"Planning school exposes you to people who are equally passionate about urban issues, but offer their own unique backgrounds and visions to approaching them."
Michael Snidal is a doctoral student in urban planning at the Graduate School of Architecture, Planning and Preservation (GSAPP) at Columbia University. His research focuses on segregation, demographic shifts, and place-based investment in weak market cities and inner-city neighborhoods. His dissertation will examine HUD’s Choice Neighborhoods program in Woodlawn, Chicago and Treme, New Orleans. Before returning to New York City to pursue his doctorate, Michael served as the director of neighborhood development for Baltimore City’s economic development agency, worked as a community organizing director, and served on President Obama’s field campaign in Northern Virginia.
Michael also owns and manages his own real estate practice in Baltimore and is currently the Chairman of the Board of Directors for the community development nonprofit, Citizens Planning and Housing Association, Inc. His work has been featured in popular news sources such as the Baltimore Sun and the Washington Post, and among other awards, he received a Fulbright-Hays -Group fellowship to study advanced Vietnamese in Saigon and the Charles Abrams thesis award for a master’s thesis committed to social justice. He received his BA from the University of Michigan and MS from Columbia University.
Here’s more from our conversation with Michael:
Q; Which ACSP member school do you attend?
A: Columbia University
Q: What specialty are you studying?
A: Housing policy, segregation, neighborhood change, and place-based investment
Q: Why did you select your particular specialty
A: I grew up in the diverse yet exclusive neighborhood of Hyde Park, Chicago. My research is a reflection and extension of my curiosities around urban infrastructures and inequalities that date to my early days of living and walking on the south side.
Q: Do you have a current job or internship in your specialty?
A: I own and manage my own real estate practice in Baltimore City.
Q: Is there a particular class or professor that has made a great impact on you? How so?
A: One of the first panning courses I ever took was on redevelopment policy with Dr. Robert Beauregard. The readings were a classic tale of history on repeat; how the same debates and lines of thought that drive economic development policy (insert: urban planning, urban design, housing policy, etc.) are reiterations of the past and yet with little ode to it.
Q: What's your favorite project you’ve worked on, in class or in practice?
A: At the Baltimore Development Corporation, Baltimore City’s economic development arm, I proposed and was tasked with crafting a tax credit to alleviate the food desert crisis in East and West Baltimore. The project gave me a detailed understanding of the institutional and ideological challenges that maintain food deserts, pushed my real estate finance to a level I thought not possible, and was a textbook on urban politics, city limits, and the trials and tribulations of running a successful grocery store.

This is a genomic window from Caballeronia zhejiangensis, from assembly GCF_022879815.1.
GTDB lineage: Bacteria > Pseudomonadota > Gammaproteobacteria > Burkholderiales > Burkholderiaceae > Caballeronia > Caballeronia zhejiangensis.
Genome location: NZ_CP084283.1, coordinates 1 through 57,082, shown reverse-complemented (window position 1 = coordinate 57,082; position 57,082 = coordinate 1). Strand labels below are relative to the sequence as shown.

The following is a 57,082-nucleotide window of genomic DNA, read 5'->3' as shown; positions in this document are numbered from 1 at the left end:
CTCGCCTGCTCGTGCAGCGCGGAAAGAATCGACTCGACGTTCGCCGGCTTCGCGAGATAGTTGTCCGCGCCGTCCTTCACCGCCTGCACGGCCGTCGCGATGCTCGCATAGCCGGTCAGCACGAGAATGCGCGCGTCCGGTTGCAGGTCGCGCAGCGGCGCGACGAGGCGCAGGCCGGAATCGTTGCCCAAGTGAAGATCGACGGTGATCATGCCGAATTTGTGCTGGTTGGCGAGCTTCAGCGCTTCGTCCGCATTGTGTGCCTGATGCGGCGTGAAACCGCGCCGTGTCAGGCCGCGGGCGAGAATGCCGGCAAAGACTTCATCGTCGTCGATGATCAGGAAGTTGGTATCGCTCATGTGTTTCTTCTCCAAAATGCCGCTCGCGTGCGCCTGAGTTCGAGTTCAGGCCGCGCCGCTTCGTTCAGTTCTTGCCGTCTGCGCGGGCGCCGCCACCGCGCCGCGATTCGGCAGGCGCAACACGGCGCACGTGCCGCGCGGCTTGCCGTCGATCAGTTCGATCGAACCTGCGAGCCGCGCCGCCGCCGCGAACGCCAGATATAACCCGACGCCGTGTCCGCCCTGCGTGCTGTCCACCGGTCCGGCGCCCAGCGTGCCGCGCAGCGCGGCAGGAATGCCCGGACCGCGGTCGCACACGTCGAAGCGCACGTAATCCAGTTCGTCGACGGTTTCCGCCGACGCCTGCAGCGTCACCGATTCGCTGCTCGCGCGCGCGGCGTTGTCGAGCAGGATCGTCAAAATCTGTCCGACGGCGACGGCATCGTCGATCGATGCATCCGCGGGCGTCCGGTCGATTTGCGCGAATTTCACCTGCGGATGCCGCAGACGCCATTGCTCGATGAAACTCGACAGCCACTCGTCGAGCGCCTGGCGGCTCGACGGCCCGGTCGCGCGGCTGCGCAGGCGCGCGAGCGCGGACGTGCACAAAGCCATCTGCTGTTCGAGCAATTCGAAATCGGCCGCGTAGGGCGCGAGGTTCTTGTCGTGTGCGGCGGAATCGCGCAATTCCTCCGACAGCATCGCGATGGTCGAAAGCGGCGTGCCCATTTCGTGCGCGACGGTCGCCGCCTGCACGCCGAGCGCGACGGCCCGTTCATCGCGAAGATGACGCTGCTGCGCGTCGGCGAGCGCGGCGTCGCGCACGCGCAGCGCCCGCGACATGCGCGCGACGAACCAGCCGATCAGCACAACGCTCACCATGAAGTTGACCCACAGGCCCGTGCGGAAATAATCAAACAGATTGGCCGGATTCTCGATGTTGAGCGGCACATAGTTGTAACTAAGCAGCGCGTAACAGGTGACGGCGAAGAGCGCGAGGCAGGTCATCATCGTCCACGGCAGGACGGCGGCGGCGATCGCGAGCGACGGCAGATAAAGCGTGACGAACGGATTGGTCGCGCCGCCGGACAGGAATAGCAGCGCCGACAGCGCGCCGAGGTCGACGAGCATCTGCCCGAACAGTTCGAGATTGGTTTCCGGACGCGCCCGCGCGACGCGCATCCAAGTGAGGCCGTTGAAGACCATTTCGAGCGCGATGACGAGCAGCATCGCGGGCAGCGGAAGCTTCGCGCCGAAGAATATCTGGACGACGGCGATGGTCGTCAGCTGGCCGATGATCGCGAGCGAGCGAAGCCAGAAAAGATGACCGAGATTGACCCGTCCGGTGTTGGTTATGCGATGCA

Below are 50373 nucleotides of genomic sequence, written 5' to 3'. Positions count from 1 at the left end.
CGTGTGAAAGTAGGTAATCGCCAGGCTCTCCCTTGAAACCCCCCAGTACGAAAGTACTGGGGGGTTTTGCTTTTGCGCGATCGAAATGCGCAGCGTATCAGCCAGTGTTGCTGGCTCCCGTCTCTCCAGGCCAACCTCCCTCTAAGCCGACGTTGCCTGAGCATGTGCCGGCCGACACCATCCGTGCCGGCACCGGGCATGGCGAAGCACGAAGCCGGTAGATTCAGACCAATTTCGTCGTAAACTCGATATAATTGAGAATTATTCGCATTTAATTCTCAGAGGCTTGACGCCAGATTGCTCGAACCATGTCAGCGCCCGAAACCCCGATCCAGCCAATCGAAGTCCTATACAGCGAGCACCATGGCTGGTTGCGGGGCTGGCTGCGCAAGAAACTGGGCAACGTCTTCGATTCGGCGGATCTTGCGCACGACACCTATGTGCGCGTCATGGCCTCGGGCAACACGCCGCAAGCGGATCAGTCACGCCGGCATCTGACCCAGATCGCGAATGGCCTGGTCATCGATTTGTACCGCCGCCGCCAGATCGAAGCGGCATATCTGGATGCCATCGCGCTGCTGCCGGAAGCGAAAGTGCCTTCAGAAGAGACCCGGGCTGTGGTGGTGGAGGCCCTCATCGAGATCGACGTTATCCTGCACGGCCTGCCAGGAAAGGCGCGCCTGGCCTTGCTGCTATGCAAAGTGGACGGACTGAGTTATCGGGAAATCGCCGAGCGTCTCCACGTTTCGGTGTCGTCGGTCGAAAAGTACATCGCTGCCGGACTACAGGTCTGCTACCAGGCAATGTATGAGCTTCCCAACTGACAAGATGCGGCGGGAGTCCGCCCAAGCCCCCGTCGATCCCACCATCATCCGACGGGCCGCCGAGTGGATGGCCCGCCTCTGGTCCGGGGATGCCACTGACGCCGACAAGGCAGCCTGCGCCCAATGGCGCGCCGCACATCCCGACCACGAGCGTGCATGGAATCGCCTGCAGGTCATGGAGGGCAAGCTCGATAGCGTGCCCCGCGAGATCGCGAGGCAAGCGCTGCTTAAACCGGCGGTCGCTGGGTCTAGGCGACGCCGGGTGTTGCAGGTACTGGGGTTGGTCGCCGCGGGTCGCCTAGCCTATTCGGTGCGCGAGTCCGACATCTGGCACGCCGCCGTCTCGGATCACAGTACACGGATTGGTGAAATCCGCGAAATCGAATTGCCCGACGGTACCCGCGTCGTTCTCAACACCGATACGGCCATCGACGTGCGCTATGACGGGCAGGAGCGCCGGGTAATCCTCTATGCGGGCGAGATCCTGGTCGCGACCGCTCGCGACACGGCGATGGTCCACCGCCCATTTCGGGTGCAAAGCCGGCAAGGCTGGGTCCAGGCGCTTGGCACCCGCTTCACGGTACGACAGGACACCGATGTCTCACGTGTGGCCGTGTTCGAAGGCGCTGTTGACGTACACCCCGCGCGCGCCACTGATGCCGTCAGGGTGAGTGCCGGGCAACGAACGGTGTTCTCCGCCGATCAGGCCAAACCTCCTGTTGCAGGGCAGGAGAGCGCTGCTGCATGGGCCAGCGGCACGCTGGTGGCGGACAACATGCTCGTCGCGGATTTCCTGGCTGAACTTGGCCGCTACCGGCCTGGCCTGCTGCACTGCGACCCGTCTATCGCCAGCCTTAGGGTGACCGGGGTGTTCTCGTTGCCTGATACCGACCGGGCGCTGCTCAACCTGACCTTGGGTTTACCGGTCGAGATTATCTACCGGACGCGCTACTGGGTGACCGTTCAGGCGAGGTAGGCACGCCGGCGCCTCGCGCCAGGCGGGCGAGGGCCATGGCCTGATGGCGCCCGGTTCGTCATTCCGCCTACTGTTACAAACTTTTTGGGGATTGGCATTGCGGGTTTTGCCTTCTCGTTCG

The legislation took two years to pass and was a shell of my original proposal. But the tax credit moved the needle on bringing more groceries to forgotten neighborhoods and set a precedent for how government can and should play a role in securing healthy food as a basic right for all its residents.
Q: What future goals do you have in your field?
A: I want to tip-toe that elusive line of academia meets practice, to use research to solve real planning problems and boots on the ground to inform better planning research.
Big dreams? At some point, I’d like to take a break from research and run a major agency in a major city.
Q: How has planning school changed your daily habits?
A: Days are never the same. Sometimes I find myself glued to a computer downloading census data (and talking to myself) with no sense of time and others conducting interviews on a bike path for countless hours in the rain.
Planning school exposes you to people who are equally passionate about urban issues, but offer their own unique backgrounds and visions to approaching them. I think this diversity of people and ideas makes for an open-mind when it comes to the daily routine.
Q: What did you want to be when you were growing up?
A: I love walking. When I was young my only job criteria was being able to get there by foot!
Q: How many different cities have you lived in and which was your favorite?
A: Seven. Hanoi or Baltimore—too close to call and for completely different reasons.
Q: If you could travel anywhere in the world, where would you go and why?
A: Tehran. I love narrow alleys (and want to see them before they are bulldozed), and a very wise man once presented the city to me as an atypical planning case study--given Iran’s unique experience with globalization and modernity.
Q: What is the title of the last book you read? What did you learn from it?
A: I just finished Rising Dragon, Bill Hayton’s pop journalism account of Vietnam after economic liberalization in the mid-80s (Doi Moi). He gives a detailed account of communist party decisions that unintentionally gave rise to the street activity, commerce, narrow shop houses, and even the (delicious) street food culture that defines Hanoi today.
Q: What’s your favorite color and how would you creatively incorporate it into a planning project?
A: My favorite color is red--the same color, unfortunately, that spread through the entire American mortgage industry to exclude black people from building wealth in this country. As a best practice, I think it should be incorporated into every single planning project and exercise.
Red should be used to draw lines where discrimination needs to be addressed. Planning projects would be inundated in red.